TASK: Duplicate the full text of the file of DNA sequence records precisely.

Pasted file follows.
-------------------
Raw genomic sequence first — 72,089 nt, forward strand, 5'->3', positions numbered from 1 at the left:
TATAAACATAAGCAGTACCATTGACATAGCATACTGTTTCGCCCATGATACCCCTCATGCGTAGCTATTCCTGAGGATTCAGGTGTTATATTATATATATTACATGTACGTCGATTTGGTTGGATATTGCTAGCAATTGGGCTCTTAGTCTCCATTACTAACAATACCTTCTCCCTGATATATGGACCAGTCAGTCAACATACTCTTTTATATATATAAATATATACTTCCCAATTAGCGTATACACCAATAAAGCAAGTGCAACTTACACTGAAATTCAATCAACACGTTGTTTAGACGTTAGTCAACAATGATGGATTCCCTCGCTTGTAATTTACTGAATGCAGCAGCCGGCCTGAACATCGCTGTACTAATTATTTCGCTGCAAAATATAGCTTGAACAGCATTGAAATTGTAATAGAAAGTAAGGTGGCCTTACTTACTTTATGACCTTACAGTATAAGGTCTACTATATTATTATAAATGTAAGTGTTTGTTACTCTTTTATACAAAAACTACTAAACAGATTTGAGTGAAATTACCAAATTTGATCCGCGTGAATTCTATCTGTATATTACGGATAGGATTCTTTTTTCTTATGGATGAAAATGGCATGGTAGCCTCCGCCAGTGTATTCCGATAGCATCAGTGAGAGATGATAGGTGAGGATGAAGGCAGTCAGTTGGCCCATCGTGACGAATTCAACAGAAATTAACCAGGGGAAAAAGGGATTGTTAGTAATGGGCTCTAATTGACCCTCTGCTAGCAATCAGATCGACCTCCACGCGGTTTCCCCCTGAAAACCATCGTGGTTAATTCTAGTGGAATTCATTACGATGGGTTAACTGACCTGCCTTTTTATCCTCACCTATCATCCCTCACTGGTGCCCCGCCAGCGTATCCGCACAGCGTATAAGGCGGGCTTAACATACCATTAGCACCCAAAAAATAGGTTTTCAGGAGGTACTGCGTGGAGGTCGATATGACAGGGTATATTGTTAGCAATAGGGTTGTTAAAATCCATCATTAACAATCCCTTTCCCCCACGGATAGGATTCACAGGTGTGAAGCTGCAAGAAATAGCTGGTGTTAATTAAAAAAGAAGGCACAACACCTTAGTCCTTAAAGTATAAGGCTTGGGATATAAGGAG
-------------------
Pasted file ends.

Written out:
Raw genomic sequence first — 72,089 nt, forward strand, 5'->3', positions numbered from 1 at the left:
TATAAACATAAGCAGTACCATTGACATAGCATACTGTTTCGCCCATGATACCCCTCATGCGTAGCTATTCCTGAGGATTCAGGTGTTATATTATATATATTACATGTACGTCGATTTGGTTGGATATTGCTAGCAATTGGGCTCTTAGTCTCCATTACTAACAATACCTTCTCCCTGATATATGGACCAGTCAGTCAACATACTCTTTTATATATATAAATATATACTTCCCAATTAGCGTATACACCAATAAAGCAAGTGCAACTTACACTGAAATTCAATCAACACGTTGTTTAGACGTTAGTCAACAATGATGGATTCCCTCGCTTGTAATTTACTGAATGCAGCAGCCGGCCTGAACATCGCTGTACTAATTATTTCGCTGCAAAATATAGCTTGAACAGCATTGAAATTGTAATAGAAAGTAAGGTGGCCTTACTTACTTTATGACCTTACAGTATAAGGTCTACTATATTATTATAAATGTAAGTGTTTGTTACTCTTTTATACAAAAACTACTAAACAGATTTGAGTGAAATTACCAAATTTGATCCGCGTGAATTCTATCTGTATATTACGGATAGGATTCTTTTTTCTTATGGATGAAAATGGCATGGTAGCCTCCGCCAGTGTATTCCGATAGCATCAGTGAGAGATGATAGGTGAGGATGAAGGCAGTCAGTTGGCCCATCGTGACGAATTCAACAGAAATTAACCAGGGGAAAAAGGGATTGTTAGTAATGGGCTCTAATTGACCCTCTGCTAGCAATCAGATCGACCTCCACGCGGTTTCCCCCTGAAAACCATCGTGGTTAATTCTAGTGGAATTCATTACGATGGGTTAACTGACCTGCCTTTTTATCCTCACCTATCATCCCTCACTGGTGCCCCGCCAGCGTATCCGCACAGCGTATAAGGCGGGCTTAACATACCATTAGCACCCAAAAAATAGGTTTTCAGGAGGTACTGCGTGGAGGTCGATATGACAGGGTATATTGTTAGCAATAGGGTTGTTAAAATCCATCATTAACAATCCCTTTCCCCCACGGATAGGATTCACAGGTGTGAAGCTGCAAGAAATAGCTGGTGTTAATTAAAAAAGAAGGCACAACACCTTAGTCCTTAAAGTATAAGGCTTGGGATATAAGGAG